* Some economists have indicated that technological advancements spur economic growth (“2007 Economic Growth Report” 16).

C) Two or more sources, authors known.

Follow the same rules as you used with one source, but you’ll need to separate each source with a semicolon.

* Some economists have indicated that technological advancements spur economic growth (Johnson 16; Jones 37-38; Smith 2).

D) Multiple works, same author.

If you have more than one source from the same author, just add a shortened title for the particular source you’re using to the author’s name in the in-text citation. Separate the author’s name and the title with a comma.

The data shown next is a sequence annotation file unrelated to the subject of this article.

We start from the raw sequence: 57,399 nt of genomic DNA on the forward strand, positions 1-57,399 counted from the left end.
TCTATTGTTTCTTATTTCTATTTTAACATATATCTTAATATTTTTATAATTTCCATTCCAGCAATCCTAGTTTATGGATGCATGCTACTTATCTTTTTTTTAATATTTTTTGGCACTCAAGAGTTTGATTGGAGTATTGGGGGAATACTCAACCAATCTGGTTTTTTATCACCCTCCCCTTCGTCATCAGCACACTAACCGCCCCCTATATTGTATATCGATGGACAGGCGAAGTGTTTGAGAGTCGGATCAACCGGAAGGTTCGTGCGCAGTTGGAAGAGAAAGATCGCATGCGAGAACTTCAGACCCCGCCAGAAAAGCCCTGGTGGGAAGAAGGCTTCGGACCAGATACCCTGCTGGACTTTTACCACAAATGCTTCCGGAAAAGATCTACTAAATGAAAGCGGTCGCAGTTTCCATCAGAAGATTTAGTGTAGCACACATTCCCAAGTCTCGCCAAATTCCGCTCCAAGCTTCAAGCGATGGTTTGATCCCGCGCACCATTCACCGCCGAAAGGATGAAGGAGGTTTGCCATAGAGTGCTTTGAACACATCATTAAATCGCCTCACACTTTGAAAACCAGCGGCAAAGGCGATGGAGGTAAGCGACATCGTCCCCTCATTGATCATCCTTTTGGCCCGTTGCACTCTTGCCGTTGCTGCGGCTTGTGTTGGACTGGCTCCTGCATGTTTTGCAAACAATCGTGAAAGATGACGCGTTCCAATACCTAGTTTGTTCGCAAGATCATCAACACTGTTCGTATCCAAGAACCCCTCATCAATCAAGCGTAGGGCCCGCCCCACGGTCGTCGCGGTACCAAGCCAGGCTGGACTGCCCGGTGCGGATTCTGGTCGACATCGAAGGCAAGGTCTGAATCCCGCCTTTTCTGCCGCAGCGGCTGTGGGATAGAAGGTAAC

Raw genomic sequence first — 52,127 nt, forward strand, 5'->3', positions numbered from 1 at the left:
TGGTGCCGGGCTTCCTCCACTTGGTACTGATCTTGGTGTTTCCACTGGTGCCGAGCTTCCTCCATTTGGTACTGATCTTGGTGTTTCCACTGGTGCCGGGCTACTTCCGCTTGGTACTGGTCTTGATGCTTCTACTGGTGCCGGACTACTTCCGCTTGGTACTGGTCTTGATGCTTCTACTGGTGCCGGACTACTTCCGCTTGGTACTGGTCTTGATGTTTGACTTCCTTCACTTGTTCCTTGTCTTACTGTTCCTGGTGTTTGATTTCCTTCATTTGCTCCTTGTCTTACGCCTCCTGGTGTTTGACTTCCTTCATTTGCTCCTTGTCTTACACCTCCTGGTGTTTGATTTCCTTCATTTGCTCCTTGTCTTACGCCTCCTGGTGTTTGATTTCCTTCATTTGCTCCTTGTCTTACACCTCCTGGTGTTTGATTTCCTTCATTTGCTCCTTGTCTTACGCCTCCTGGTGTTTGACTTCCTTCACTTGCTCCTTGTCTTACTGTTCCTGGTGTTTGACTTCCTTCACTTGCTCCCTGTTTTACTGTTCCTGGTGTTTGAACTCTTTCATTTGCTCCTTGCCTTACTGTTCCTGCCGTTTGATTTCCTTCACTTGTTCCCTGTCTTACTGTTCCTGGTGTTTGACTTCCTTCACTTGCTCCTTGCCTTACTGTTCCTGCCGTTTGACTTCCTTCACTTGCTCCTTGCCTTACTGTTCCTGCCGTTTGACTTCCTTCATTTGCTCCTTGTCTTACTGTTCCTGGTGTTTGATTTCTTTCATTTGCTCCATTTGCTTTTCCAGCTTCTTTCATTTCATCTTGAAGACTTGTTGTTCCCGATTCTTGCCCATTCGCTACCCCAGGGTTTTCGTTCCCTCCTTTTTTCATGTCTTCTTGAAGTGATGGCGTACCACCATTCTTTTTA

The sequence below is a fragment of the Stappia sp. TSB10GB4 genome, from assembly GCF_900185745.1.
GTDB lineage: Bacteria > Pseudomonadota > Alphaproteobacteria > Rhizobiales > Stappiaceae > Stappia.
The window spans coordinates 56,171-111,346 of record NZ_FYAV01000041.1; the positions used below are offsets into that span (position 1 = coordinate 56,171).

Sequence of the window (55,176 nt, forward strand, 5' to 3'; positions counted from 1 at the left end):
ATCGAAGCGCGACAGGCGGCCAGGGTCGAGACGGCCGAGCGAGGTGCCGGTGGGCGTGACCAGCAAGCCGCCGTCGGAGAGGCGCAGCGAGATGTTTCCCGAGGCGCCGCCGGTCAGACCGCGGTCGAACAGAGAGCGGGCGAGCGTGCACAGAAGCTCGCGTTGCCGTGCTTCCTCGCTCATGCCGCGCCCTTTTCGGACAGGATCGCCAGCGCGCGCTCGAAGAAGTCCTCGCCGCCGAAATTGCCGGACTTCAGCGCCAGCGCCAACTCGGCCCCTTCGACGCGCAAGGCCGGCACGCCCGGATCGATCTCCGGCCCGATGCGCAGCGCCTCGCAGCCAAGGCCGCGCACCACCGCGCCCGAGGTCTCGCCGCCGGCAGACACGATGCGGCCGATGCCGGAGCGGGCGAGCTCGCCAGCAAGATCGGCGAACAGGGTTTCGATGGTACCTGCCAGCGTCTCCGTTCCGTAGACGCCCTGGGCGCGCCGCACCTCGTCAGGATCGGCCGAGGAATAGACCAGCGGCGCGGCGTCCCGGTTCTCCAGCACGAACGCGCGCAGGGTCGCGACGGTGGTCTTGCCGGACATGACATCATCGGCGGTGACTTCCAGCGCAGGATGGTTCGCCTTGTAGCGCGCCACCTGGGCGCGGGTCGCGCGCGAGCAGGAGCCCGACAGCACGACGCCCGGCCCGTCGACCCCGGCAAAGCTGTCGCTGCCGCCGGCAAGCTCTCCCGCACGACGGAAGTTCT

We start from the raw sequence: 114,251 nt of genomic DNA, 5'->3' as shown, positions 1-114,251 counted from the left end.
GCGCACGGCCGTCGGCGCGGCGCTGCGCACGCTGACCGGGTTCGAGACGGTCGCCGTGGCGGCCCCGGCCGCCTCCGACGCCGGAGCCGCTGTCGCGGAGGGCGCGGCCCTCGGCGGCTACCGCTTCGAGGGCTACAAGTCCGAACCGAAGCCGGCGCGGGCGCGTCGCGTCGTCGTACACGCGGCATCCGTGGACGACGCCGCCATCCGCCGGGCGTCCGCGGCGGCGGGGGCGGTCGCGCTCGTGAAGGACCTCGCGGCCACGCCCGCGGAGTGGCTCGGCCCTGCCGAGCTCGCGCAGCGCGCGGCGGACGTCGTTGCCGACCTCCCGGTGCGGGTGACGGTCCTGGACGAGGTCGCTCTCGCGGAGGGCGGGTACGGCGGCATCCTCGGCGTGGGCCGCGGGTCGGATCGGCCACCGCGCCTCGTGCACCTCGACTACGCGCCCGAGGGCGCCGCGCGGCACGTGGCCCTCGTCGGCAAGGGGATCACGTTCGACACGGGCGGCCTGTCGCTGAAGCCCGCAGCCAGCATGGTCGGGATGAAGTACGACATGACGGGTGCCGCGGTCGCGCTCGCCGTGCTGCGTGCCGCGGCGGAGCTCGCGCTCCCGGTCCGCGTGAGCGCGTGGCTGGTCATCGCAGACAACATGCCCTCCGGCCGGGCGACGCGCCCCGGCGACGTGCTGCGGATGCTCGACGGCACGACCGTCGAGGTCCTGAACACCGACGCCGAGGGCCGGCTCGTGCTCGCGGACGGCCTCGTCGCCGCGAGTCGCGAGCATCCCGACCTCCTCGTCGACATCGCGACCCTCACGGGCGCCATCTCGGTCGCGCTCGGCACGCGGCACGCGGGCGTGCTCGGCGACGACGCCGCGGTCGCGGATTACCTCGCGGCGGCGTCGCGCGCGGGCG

* Some economists have indicated that technological advancements spur economic growth (Johnson, “2007 Economic Growth Report” 16).

E) Multiple authors, same last name.

You might end up with sources from two different authors who share the same last name. In that case, you may use the author’s first initial, first and middle initials, first name and middle initial, or first and middle names. Use as much of the first and middle names as required so it’s easy for your readers to find the source in the Works Cited list.

* Some economists have indicated that technological advancements spur economic growth (B. Johnson 16).

F) Indirect source.

If you have a quote taken from an indirect source, include the phrase “qtd. in” with the in-text citation. List the actual source where you found the quote in the in-text citation and in the Works Cited list.

* Jones has mentioned that “technological advancements spur economic growth” (qtd. in Johnson 16).